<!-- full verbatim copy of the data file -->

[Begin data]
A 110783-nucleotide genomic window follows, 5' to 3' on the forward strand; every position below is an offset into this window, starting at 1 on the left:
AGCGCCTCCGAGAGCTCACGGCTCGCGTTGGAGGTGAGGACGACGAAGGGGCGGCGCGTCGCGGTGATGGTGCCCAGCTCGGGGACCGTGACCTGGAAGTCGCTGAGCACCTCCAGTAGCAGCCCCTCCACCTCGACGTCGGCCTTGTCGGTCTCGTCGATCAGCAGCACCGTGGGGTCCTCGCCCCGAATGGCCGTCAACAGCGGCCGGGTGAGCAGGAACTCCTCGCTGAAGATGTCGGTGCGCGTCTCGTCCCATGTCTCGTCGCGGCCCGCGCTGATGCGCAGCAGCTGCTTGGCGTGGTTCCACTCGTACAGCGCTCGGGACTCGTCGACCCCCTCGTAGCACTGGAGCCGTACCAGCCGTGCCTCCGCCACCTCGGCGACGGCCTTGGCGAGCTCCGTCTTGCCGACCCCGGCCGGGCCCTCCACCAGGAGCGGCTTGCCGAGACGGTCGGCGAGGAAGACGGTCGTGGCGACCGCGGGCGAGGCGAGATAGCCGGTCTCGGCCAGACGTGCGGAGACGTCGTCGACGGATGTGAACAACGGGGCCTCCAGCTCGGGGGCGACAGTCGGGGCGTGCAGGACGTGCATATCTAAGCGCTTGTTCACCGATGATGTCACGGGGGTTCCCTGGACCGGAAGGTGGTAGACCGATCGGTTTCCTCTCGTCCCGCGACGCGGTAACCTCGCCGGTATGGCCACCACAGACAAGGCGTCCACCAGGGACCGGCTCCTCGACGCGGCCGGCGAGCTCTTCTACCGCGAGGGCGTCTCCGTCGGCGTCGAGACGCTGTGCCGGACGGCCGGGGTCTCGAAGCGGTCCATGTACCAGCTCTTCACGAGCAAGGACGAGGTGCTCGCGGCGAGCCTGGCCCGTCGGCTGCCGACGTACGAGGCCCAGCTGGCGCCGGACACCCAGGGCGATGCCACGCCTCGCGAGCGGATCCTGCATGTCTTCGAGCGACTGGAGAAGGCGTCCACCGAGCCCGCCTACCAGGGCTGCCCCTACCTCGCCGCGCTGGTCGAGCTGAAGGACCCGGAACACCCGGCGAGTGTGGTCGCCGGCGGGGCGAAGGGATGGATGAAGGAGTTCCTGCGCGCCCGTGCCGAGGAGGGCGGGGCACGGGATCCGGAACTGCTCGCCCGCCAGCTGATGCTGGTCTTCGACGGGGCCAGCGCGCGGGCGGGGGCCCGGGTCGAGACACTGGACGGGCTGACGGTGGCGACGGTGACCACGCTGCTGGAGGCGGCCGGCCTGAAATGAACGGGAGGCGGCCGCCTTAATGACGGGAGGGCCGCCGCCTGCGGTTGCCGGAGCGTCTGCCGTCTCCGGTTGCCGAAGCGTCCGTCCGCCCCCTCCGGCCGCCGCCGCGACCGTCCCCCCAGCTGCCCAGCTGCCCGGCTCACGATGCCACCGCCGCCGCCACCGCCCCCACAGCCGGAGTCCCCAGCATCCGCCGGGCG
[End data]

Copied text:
A 110783-nucleotide genomic window follows, 5' to 3' on the forward strand; every position below is an offset into this window, starting at 1 on the left:
AGCGCCTCCGAGAGCTCACGGCTCGCGTTGGAGGTGAGGACGACGAAGGGGCGGCGCGTCGCGGTGATGGTGCCCAGCTCGGGGACCGTGACCTGGAAGTCGCTGAGCACCTCCAGTAGCAGCCCCTCCACCTCGACGTCGGCCTTGTCGGTCTCGTCGATCAGCAGCACCGTGGGGTCCTCGCCCCGAATGGCCGTCAACAGCGGCCGGGTGAGCAGGAACTCCTCGCTGAAGATGTCGGTGCGCGTCTCGTCCCATGTCTCGTCGCGGCCCGCGCTGATGCGCAGCAGCTGCTTGGCGTGGTTCCACTCGTACAGCGCTCGGGACTCGTCGACCCCCTCGTAGCACTGGAGCCGTACCAGCCGTGCCTCCGCCACCTCGGCGACGGCCTTGGCGAGCTCCGTCTTGCCGACCCCGGCCGGGCCCTCCACCAGGAGCGGCTTGCCGAGACGGTCGGCGAGGAAGACGGTCGTGGCGACCGCGGGCGAGGCGAGATAGCCGGTCTCGGCCAGACGTGCGGAGACGTCGTCGACGGATGTGAACAACGGGGCCTCCAGCTCGGGGGCGACAGTCGGGGCGTGCAGGACGTGCATATCTAAGCGCTTGTTCACCGATGATGTCACGGGGGTTCCCTGGACCGGAAGGTGGTAGACCGATCGGTTTCCTCTCGTCCCGCGACGCGGTAACCTCGCCGGTATGGCCACCACAGACAAGGCGTCCACCAGGGACCGGCTCCTCGACGCGGCCGGCGAGCTCTTCTACCGCGAGGGCGTCTCCGTCGGCGTCGAGACGCTGTGCCGGACGGCCGGGGTCTCGAAGCGGTCCATGTACCAGCTCTTCACGAGCAAGGACGAGGTGCTCGCGGCGAGCCTGGCCCGTCGGCTGCCGACGTACGAGGCCCAGCTGGCGCCGGACACCCAGGGCGATGCCACGCCTCGCGAGCGGATCCTGCATGTCTTCGAGCGACTGGAGAAGGCGTCCACCGAGCCCGCCTACCAGGGCTGCCCCTACCTCGCCGCGCTGGTCGAGCTGAAGGACCCGGAACACCCGGCGAGTGTGGTCGCCGGCGGGGCGAAGGGATGGATGAAGGAGTTCCTGCGCGCCCGTGCCGAGGAGGGCGGGGCACGGGATCCGGAACTGCTCGCCCGCCAGCTGATGCTGGTCTTCGACGGGGCCAGCGCGCGGGCGGGGGCCCGGGTCGAGACACTGGACGGGCTGACGGTGGCGACGGTGACCACGCTGCTGGAGGCGGCCGGCCTGAAATGAACGGGAGGCGGCCGCCTTAATGACGGGAGGGCCGCCGCCTGCGGTTGCCGGAGCGTCTGCCGTCTCCGGTTGCCGAAGCGTCCGTCCGCCCCCTCCGGCCGCCGCCGCGACCGTCCCCCCAGCTGCCCAGCTGCCCGGCTCACGATGCCACCGCCGCCGCCACCGCCCCCACAGCCGGAGTCCCCAGCATCCGCCGGGCG